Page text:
This feels like a moment to get good at proposals. Nobody knows what we’re doing, but everybody has the same opportunity to propose things to do. An online youth service learning cohort. Livestreamed worship. Sabbath. All of these options had to be proposed by someone who was willing to be told “no” or willing to try a thing that could flop. If it did flop, the person who proposed the idea would be known.

I want to get better at proposals, which means (I think) that I need to get better at thinking on my own for longer before I share an idea and solicit input. “What could we do?” feels a lot less useful than “Here’s what I propose we do,” because “Here’s what I propose” contains actual content people can react to, and reacting to content flexes a different muscle than coming up with something out of thin air.

Maybe collaboration works best when it starts with a specific proposal.

2 thoughts on “Proposal

  1. In my experience, starting with a proposal works better (much) more often than not. It’s also better for morale – proposals contain guardrails. Absence of those inevitably leads to some impractical ideas and someone feeling like they wasted their time “if you weren’t going to do anything really new anyway.”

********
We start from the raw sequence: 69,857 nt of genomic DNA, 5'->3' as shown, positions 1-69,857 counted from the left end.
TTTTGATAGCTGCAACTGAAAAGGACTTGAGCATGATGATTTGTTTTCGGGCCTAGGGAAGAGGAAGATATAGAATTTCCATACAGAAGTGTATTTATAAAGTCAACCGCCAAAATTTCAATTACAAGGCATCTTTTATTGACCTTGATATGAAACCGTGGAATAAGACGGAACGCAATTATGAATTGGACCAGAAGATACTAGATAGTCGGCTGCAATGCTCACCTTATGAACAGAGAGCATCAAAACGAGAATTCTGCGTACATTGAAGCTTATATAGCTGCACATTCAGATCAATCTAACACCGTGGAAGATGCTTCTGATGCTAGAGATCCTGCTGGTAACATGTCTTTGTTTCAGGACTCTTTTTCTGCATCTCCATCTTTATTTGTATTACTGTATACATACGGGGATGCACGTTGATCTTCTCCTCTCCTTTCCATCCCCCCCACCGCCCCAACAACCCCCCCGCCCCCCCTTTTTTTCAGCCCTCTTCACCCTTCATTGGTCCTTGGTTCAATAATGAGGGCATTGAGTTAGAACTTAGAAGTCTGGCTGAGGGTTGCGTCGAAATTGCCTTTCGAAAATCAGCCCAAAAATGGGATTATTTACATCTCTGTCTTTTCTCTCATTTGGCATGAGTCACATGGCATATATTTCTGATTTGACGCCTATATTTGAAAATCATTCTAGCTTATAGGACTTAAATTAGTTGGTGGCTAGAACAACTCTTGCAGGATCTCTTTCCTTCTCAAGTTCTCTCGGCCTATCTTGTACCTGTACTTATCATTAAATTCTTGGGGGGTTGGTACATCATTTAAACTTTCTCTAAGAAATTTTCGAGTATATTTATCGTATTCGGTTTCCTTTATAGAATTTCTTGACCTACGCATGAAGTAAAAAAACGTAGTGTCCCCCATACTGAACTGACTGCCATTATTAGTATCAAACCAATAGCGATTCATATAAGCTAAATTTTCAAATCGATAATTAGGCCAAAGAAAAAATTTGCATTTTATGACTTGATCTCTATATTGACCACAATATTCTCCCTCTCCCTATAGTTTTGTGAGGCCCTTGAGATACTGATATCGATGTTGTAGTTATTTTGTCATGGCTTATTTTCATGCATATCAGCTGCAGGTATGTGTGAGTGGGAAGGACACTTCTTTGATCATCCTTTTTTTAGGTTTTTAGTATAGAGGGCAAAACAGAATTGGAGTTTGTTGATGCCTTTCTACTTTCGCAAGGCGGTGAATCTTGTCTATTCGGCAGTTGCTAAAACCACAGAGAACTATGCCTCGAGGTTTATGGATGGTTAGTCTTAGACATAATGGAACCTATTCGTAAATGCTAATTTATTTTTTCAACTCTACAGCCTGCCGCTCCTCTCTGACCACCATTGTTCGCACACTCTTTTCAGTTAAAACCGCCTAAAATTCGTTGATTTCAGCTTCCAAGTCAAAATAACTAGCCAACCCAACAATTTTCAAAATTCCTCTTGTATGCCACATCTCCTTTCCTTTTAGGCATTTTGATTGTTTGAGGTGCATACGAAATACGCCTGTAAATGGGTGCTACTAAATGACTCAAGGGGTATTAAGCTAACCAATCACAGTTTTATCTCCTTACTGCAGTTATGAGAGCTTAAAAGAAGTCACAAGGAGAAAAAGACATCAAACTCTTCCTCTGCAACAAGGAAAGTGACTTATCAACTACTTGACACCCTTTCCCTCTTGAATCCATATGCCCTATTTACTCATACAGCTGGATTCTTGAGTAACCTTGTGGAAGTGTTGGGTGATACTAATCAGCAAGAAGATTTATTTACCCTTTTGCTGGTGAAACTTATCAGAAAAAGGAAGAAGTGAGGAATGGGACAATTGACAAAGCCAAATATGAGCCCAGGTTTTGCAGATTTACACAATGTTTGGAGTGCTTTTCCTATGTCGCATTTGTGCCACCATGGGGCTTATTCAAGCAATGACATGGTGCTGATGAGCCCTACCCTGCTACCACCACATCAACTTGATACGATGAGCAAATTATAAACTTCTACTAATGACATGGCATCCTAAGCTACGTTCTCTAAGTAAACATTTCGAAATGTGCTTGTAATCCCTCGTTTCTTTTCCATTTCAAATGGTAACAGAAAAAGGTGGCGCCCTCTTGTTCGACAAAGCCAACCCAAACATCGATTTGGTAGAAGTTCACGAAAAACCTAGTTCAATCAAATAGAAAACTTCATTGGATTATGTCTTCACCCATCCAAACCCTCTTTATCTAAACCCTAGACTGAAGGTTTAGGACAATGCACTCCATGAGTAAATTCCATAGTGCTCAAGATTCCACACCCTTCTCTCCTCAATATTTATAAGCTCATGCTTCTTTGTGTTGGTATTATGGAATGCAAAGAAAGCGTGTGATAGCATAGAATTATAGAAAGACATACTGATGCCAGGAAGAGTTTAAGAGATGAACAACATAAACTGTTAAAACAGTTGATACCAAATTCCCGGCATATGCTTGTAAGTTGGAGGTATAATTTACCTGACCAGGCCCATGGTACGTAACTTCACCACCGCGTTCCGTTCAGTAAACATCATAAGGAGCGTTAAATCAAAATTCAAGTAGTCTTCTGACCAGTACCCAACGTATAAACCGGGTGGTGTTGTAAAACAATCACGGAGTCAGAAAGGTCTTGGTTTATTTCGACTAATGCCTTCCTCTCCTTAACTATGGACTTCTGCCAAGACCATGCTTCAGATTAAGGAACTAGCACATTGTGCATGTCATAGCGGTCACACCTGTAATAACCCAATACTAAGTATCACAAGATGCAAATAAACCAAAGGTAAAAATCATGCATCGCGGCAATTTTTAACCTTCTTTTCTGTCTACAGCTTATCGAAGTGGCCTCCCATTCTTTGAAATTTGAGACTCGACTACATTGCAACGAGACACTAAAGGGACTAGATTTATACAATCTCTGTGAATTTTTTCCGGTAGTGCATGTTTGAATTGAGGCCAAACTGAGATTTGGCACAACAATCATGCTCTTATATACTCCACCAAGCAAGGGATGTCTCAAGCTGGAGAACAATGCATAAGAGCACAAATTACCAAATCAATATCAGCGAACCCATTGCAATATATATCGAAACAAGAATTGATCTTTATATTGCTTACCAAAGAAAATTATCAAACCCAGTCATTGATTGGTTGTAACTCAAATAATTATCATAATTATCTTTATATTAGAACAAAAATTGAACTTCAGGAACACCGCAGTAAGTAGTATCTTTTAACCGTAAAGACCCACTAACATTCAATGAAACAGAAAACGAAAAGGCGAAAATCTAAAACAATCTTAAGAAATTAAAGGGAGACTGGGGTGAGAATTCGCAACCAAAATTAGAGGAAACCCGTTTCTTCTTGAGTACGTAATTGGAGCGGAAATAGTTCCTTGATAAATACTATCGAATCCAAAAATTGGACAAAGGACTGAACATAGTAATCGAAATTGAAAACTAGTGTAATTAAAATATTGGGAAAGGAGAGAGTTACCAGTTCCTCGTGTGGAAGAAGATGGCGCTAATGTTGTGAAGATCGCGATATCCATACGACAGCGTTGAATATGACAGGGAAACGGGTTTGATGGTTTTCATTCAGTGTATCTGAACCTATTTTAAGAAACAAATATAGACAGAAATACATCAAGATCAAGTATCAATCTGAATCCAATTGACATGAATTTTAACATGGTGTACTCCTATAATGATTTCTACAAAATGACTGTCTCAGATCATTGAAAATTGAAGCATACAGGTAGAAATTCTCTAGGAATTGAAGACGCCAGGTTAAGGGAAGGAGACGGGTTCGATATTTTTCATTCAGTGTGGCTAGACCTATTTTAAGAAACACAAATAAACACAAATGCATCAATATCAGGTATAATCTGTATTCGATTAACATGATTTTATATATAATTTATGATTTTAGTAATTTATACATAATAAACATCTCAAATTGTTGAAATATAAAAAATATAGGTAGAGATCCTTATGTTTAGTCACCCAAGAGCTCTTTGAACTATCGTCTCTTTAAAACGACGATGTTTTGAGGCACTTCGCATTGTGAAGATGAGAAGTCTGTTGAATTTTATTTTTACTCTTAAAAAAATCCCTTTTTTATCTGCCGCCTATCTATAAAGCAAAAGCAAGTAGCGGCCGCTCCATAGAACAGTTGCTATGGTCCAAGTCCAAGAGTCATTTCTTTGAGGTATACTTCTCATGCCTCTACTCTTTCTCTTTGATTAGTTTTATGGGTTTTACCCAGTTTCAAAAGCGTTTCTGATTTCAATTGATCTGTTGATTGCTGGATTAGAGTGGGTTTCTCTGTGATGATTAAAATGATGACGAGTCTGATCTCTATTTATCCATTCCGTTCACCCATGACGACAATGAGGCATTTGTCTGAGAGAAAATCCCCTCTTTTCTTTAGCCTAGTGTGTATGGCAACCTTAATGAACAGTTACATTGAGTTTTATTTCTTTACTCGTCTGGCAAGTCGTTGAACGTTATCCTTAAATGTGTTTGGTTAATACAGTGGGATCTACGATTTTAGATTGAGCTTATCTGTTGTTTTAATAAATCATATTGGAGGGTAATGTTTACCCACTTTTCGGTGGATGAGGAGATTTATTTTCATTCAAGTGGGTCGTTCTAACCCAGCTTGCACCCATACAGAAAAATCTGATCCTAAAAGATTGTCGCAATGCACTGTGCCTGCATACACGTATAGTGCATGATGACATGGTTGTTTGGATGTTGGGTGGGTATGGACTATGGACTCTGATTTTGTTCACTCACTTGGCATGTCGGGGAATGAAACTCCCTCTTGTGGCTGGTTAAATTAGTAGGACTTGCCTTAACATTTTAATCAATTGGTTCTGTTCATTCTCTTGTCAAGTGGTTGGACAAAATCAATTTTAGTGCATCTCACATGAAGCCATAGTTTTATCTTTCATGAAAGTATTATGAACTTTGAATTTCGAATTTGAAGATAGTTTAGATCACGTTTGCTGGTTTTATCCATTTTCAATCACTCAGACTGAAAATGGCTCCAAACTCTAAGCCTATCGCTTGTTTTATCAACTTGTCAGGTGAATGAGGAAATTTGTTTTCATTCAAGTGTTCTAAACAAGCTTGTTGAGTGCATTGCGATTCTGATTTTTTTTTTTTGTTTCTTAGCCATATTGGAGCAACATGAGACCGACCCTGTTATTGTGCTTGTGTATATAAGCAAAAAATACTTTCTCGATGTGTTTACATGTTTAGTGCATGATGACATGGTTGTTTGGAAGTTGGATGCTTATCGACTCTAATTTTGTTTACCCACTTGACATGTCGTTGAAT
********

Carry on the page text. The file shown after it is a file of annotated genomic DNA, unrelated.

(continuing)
2. Rocky,

    I thought this…when I was serving as a pastor…that it helped to come in defined so that others had something to work with/off…

    I am sobered by what Annie Duke says about the impact of early declarations by the leader on the potential for creative problem solving in a group

    You might want to check it out….the rest of the podcast is meaningful to me as well..



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